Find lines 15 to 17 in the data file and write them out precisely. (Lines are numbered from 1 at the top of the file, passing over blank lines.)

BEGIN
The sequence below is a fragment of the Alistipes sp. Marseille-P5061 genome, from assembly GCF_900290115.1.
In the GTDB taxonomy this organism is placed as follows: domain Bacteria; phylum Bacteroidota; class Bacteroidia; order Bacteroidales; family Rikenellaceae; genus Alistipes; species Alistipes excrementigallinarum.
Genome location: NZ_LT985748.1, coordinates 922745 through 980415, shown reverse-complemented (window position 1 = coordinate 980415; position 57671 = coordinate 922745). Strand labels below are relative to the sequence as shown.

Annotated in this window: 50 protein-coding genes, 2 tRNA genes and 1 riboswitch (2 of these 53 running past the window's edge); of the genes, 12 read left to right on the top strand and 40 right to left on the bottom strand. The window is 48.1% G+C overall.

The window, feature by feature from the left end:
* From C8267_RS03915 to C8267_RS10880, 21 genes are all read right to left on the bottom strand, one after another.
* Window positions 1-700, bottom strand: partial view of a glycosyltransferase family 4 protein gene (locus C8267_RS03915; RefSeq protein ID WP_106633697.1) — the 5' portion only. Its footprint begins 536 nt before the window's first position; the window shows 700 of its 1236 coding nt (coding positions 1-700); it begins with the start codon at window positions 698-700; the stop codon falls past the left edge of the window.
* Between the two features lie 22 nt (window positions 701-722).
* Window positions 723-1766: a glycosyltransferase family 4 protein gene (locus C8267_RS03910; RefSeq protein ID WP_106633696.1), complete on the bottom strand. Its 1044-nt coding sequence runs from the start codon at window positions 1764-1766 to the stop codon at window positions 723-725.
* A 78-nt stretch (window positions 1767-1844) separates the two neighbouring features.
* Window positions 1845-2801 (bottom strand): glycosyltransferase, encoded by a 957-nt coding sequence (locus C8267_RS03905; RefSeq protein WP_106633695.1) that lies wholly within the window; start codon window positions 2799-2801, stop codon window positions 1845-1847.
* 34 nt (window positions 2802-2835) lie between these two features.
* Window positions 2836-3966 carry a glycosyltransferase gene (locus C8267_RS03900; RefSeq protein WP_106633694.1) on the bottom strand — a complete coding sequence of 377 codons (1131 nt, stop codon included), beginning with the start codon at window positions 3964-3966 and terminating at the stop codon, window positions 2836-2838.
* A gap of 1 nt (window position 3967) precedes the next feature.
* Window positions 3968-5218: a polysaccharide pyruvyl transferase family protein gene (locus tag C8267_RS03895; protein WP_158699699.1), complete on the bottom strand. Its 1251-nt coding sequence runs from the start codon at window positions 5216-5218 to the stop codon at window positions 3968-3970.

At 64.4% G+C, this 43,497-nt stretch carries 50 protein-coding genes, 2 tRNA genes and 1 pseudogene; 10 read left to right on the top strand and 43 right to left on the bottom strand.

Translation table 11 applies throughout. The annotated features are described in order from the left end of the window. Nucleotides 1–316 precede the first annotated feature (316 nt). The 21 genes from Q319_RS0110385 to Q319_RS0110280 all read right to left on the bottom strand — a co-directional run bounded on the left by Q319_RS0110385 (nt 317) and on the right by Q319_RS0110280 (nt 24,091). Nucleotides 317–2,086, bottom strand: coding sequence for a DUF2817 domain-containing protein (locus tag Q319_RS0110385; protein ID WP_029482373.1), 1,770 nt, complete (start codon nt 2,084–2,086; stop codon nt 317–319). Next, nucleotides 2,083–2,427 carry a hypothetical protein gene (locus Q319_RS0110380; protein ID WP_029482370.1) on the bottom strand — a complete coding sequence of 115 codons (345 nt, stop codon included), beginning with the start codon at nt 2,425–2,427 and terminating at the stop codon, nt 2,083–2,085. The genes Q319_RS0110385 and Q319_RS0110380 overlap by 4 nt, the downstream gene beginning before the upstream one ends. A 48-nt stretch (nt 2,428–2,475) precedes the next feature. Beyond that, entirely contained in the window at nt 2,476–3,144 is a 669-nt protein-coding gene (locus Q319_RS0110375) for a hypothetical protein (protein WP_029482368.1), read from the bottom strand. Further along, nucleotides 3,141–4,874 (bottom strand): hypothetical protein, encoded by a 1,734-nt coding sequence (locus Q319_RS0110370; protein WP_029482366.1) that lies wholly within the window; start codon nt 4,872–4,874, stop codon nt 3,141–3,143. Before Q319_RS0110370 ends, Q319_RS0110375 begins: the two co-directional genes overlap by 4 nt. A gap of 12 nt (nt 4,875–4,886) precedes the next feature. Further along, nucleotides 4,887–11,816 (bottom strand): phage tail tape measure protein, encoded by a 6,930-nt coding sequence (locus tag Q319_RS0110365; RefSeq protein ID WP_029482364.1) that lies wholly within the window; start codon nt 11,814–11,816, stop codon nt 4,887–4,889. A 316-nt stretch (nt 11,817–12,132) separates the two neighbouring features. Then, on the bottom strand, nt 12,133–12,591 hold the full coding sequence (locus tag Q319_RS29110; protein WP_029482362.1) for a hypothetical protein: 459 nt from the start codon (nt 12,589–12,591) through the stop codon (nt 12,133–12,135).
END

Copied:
* Window positions 3968-5218: a polysaccharide pyruvyl transferase family protein gene (locus tag C8267_RS03895; protein WP_158699699.1), complete on the bottom strand. Its 1251-nt coding sequence runs from the start codon at window positions 5216-5218 to the stop codon at window positions 3968-3970.

At 64.4% G+C, this 43,497-nt stretch carries 50 protein-coding genes, 2 tRNA genes and 1 pseudogene; 10 read left to right on the top strand and 43 right to left on the bottom strand.

Translation table 11 applies throughout. The annotated features are described in order from the left end of the window. Nucleotides 1–316 precede the first annotated feature (316 nt). The 21 genes from Q319_RS0110385 to Q319_RS0110280 all read right to left on the bottom strand — a co-directional run bounded on the left by Q319_RS0110385 (nt 317) and on the right by Q319_RS0110280 (nt 24,091). Nucleotides 317–2,086, bottom strand: coding sequence for a DUF2817 domain-containing protein (locus tag Q319_RS0110385; protein ID WP_029482373.1), 1,770 nt, complete (start codon nt 2,084–2,086; stop codon nt 317–319). Next, nucleotides 2,083–2,427 carry a hypothetical protein gene (locus Q319_RS0110380; protein ID WP_029482370.1) on the bottom strand — a complete coding sequence of 115 codons (345 nt, stop codon included), beginning with the start codon at nt 2,425–2,427 and terminating at the stop codon, nt 2,083–2,085. The genes Q319_RS0110385 and Q319_RS0110380 overlap by 4 nt, the downstream gene beginning before the upstream one ends. A 48-nt stretch (nt 2,428–2,475) precedes the next feature. Beyond that, entirely contained in the window at nt 2,476–3,144 is a 669-nt protein-coding gene (locus Q319_RS0110375) for a hypothetical protein (protein WP_029482368.1), read from the bottom strand. Further along, nucleotides 3,141–4,874 (bottom strand): hypothetical protein, encoded by a 1,734-nt coding sequence (locus Q319_RS0110370; protein WP_029482366.1) that lies wholly within the window; start codon nt 4,872–4,874, stop codon nt 3,141–3,143. Before Q319_RS0110370 ends, Q319_RS0110375 begins: the two co-directional genes overlap by 4 nt. A gap of 12 nt (nt 4,875–4,886) precedes the next feature. Further along, nucleotides 4,887–11,816 (bottom strand): phage tail tape measure protein, encoded by a 6,930-nt coding sequence (locus tag Q319_RS0110365; RefSeq protein ID WP_029482364.1) that lies wholly within the window; start codon nt 11,814–11,816, stop codon nt 4,887–4,889. A 316-nt stretch (nt 11,817–12,132) separates the two neighbouring features. Then, on the bottom strand, nt 12,133–12,591 hold the full coding sequence (locus tag Q319_RS29110; protein WP_029482362.1) for a hypothetical protein: 459 nt from the start codon (nt 12,589–12,591) through the stop codon (nt 12,133–12,135).